Peter Makepeace, prosecuting, naturally painted an extremely negative picture, labeling the Pink Palace as a place designed from the ground up as a personal money-making machine for Ellis.

“21 million downloads. 600,000-plus albums. £300,000. This was a cash cow, it was perfectly designed to profit him and it was as dishonest as the day is long,” said Makepeace.

It is common sense to come to the conclusion that Oink was dishonest, claimed the prosecution lawyer, adding that Ellis knows that it’s dishonest “to promote, encourage and facilitate criminal activity,” and accusing him of telling the jury “persistent, cunning, calculated lies.”

It would, of course, be dishonest to promote “criminal activity”, but Mr Makepeace should be very well aware that the activity engaged in by OiNK’s users is covered under civil law.

Switching momentarily from criticism to praise and then back again, Makepeace said that the OiNK website was a “wonderful machine” for sharing music but noted that while the site had a really good brand name, it was a brand synonymous with “ripping off music.”

University of London professor Birgitte Andersenok gave evidence earlier in the trial, stating that file-sharing didn’t hurt the music industry and led to more sales. Mr Makepeace trashed her evidence.

“It’s nonsense, it’s flannel, it’s verbiage, it’s garbage,” he told the Court.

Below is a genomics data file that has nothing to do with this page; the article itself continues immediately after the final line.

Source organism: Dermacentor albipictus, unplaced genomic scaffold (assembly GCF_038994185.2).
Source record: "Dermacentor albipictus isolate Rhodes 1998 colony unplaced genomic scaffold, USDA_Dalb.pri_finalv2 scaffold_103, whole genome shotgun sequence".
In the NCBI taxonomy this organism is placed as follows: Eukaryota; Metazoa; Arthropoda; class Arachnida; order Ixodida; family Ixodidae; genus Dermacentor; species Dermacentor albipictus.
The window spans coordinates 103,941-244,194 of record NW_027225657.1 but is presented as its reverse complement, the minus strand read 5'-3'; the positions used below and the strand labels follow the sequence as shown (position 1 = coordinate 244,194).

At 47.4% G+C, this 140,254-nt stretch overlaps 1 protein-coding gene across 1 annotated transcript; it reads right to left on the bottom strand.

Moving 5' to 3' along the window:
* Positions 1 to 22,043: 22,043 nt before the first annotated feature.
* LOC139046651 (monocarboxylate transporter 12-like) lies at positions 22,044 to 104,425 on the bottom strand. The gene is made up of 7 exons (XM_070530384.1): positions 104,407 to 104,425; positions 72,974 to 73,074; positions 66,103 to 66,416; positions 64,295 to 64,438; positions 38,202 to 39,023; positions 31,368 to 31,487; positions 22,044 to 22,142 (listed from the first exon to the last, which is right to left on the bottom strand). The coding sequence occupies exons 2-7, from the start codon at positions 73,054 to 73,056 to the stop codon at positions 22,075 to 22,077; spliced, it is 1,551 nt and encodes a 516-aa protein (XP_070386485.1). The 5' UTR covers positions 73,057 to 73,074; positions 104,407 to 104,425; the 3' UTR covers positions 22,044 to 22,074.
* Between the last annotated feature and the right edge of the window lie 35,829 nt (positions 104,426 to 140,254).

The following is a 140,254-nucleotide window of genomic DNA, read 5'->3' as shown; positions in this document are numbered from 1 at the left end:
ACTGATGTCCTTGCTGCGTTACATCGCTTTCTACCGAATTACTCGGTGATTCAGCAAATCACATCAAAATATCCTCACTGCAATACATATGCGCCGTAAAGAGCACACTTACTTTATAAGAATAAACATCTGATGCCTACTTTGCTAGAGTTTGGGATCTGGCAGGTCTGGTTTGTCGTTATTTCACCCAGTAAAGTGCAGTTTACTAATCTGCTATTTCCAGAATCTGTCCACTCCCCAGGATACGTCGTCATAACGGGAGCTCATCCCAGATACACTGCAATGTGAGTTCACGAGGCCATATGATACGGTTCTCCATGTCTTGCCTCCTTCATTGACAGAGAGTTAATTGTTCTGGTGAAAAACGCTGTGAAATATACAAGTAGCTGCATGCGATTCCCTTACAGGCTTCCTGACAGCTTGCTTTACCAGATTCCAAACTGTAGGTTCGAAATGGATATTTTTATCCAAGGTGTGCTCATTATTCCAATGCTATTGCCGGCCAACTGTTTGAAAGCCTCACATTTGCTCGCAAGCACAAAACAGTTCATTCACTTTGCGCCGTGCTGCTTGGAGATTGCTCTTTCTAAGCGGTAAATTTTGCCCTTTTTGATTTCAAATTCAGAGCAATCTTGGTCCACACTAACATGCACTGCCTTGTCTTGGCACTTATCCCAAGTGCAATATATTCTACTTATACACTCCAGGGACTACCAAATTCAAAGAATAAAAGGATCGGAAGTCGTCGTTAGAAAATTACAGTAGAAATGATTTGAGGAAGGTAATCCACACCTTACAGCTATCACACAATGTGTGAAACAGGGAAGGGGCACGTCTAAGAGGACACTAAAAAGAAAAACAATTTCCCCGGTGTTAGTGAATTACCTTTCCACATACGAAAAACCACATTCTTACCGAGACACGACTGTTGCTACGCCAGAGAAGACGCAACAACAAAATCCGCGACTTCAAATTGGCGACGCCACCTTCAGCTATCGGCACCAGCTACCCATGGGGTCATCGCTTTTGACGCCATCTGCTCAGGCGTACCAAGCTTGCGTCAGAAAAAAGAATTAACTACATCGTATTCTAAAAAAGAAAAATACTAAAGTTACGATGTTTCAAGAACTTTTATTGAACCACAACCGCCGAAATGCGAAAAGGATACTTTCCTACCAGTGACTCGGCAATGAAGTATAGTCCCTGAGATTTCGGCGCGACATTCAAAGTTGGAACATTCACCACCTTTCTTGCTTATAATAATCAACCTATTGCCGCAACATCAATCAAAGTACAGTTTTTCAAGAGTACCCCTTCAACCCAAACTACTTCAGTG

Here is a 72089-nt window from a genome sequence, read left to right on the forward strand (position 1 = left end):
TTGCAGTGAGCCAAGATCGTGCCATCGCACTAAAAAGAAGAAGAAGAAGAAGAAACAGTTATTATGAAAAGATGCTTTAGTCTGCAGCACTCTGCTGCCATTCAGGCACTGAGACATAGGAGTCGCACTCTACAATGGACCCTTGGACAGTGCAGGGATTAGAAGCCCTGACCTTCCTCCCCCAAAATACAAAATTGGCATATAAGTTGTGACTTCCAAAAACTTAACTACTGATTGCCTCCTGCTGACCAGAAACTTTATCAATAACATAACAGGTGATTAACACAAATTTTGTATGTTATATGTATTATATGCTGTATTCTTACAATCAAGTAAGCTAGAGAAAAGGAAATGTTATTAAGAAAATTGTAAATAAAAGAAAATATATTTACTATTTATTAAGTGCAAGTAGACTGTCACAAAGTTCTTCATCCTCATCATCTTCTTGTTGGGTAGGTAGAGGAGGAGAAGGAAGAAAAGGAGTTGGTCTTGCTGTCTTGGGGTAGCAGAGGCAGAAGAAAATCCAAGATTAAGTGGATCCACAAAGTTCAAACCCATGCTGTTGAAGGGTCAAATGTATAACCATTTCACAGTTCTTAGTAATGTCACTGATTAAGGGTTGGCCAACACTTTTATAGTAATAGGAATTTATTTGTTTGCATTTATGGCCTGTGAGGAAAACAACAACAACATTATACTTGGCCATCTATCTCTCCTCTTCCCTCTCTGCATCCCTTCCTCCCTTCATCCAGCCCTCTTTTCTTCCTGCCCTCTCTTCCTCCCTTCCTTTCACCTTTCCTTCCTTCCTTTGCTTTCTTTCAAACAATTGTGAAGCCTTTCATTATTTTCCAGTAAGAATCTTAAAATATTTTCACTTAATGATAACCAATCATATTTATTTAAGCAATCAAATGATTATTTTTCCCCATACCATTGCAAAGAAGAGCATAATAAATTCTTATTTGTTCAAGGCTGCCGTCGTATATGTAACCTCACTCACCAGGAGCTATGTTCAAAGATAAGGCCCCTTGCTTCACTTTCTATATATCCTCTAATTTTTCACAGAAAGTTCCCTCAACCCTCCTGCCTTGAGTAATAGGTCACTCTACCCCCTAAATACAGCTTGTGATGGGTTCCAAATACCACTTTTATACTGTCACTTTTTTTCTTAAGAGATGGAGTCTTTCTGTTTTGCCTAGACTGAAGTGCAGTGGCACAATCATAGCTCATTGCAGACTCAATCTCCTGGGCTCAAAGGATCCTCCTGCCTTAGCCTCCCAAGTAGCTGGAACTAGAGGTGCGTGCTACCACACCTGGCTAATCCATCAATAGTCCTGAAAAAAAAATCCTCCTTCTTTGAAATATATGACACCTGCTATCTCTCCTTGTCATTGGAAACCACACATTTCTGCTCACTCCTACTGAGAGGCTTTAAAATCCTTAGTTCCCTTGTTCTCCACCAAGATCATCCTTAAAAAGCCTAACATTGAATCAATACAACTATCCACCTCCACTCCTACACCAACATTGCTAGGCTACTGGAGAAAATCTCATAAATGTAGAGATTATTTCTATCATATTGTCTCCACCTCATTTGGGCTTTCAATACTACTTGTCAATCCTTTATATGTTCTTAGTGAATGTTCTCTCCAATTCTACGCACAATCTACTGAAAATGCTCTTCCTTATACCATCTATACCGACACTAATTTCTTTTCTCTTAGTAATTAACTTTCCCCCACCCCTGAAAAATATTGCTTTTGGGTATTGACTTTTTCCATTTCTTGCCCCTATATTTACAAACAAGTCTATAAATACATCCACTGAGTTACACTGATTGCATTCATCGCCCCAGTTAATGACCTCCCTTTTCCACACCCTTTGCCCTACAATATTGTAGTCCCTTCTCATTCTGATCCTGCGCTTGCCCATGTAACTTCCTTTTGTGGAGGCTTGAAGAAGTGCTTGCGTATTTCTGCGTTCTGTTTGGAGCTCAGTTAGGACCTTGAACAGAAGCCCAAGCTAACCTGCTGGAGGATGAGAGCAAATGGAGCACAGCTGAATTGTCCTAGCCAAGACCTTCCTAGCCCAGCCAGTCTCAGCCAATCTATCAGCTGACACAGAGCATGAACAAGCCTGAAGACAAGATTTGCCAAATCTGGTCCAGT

For the defense, Alex Stein said that Ellis had never knowingly acted dishonestly and that in 2004 when OiNK was launched, it was a “brave new world” on the Internet.

“In many societies he’d be an innovator, a creator, a Richard Branson. His talent would be moulded, not crushed by some sort of media organization,” he said.

The media organization being referred to by Stein was the IFPI, who he said had never requested that OiNK be shut down, and had instead “sat and watched.”

Gazette Live reports that Stein went on to launch a scathing attack on the IFPI.

“They used this site. Their own members used this site to promote their own music and now they’re crushing him. Maybe he grew too big for them, maybe they’ve taken a different marketing approach. I don’t know. But it was decided that this site should be taken down.

“All of us here are being manipulated to some sort of marketing strategy by the IFPI. If anybody’s acting dishonestly it’s them,” he said.

At the end of the two week trial the jury returned a unanimous verdict (12 to 0). Alan Ellis is not guilty of Conspiracy to Defraud the music industry. He walked out of Teesside Crown Court a free man today, his name cleared.

The verdict cannot be appealed and Ellis can finally put the past behind him and move on.

two words: FUCK and YES.
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Re: OiNK busted

Postby Draesk on 15/01/10, 19:23:13

haha, spin on it suckers! The accusation that this was simply a criminal cash cow for Ellis is hilarious. There's bending the truth, then there is plain making up your fantasy version of events, based on nothing other than "waaaahhh!". The IFPI is obsolete and is trying to force Britain to hold on to methods that were outdated 10 years ago. They have no place in the music industry, and this fucking awesome verdict says as much.

Justice, at last!